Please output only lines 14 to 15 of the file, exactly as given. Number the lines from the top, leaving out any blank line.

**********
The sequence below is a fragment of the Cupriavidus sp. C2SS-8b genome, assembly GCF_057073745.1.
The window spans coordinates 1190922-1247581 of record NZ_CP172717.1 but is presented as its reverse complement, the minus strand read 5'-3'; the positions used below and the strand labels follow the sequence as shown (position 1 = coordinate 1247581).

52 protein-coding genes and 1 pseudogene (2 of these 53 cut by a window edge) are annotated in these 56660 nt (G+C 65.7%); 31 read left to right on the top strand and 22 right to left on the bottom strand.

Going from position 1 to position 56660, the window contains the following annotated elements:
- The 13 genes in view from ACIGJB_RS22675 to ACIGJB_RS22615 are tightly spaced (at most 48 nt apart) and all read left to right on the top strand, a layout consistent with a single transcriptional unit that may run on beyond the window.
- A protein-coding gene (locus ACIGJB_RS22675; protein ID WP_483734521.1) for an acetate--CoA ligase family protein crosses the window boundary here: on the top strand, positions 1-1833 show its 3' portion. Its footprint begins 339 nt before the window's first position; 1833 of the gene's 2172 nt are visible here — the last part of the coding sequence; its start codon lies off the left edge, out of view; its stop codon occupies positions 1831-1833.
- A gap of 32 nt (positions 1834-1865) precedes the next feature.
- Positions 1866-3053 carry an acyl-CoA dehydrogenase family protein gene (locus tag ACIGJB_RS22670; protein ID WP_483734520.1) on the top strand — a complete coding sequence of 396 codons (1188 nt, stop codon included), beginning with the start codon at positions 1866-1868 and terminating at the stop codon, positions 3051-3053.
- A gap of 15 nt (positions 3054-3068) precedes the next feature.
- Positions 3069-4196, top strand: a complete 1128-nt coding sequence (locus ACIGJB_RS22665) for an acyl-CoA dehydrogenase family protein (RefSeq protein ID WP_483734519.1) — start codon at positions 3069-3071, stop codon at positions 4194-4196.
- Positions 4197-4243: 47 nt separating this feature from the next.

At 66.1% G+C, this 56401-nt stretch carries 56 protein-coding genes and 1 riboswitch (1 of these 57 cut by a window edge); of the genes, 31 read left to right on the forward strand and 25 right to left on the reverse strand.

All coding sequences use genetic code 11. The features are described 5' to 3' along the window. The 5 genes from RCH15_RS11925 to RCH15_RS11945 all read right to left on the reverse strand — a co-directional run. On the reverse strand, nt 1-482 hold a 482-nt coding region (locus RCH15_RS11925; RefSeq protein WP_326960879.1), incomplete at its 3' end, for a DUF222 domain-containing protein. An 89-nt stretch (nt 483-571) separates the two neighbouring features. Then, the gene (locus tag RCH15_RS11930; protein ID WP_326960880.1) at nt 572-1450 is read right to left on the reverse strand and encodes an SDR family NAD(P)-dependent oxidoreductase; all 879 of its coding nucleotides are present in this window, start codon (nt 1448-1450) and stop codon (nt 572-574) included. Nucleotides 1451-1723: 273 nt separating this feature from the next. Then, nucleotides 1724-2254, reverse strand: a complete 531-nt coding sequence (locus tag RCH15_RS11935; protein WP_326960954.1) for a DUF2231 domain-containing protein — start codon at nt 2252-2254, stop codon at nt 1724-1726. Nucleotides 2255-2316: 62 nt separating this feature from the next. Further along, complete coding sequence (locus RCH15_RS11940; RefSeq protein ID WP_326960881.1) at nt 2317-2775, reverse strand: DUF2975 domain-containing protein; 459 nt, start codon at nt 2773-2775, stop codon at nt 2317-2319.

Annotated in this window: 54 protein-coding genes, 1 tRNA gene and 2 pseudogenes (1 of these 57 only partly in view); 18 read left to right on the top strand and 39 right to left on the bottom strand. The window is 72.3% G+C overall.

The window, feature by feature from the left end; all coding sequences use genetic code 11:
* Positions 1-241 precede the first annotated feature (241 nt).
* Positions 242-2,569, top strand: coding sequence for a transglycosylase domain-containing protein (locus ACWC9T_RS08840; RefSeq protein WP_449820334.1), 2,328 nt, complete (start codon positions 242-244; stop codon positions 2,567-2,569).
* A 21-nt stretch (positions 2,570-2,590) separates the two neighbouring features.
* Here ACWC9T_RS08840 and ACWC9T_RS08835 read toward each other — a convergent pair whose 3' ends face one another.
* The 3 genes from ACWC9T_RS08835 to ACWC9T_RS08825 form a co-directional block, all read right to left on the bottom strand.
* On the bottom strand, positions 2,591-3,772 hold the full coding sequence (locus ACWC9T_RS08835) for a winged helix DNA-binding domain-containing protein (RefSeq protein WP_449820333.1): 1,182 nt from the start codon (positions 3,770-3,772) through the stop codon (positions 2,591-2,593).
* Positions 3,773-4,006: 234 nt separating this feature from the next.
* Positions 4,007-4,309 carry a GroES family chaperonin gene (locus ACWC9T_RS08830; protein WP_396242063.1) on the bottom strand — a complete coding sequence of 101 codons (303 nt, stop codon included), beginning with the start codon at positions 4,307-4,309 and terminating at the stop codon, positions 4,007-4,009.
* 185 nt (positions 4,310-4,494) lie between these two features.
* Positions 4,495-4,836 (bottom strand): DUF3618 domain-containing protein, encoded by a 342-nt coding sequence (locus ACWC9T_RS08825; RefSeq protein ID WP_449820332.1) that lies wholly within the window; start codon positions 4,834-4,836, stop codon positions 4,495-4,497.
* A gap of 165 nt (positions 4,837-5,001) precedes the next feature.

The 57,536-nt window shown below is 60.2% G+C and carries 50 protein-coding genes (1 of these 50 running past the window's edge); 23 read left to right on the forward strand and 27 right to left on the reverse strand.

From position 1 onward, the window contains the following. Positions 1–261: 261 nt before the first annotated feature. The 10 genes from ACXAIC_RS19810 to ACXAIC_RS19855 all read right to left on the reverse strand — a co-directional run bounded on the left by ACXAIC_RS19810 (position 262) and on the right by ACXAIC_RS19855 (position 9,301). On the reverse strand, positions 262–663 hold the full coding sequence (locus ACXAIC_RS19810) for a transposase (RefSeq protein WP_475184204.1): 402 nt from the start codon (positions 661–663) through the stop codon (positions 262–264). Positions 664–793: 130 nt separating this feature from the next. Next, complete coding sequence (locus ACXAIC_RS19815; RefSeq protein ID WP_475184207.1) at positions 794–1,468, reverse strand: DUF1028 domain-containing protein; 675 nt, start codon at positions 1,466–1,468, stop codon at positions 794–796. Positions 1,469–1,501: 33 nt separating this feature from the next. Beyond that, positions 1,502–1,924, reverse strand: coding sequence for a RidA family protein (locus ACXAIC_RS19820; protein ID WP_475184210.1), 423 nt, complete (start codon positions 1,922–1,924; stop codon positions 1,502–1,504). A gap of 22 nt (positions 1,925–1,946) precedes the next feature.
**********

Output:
Annotated in this window: 54 protein-coding genes, 1 tRNA gene and 2 pseudogenes (1 of these 57 only partly in view); 18 read left to right on the top strand and 39 right to left on the bottom strand. The window is 72.3% G+C overall.

The window, feature by feature from the left end; all coding sequences use genetic code 11: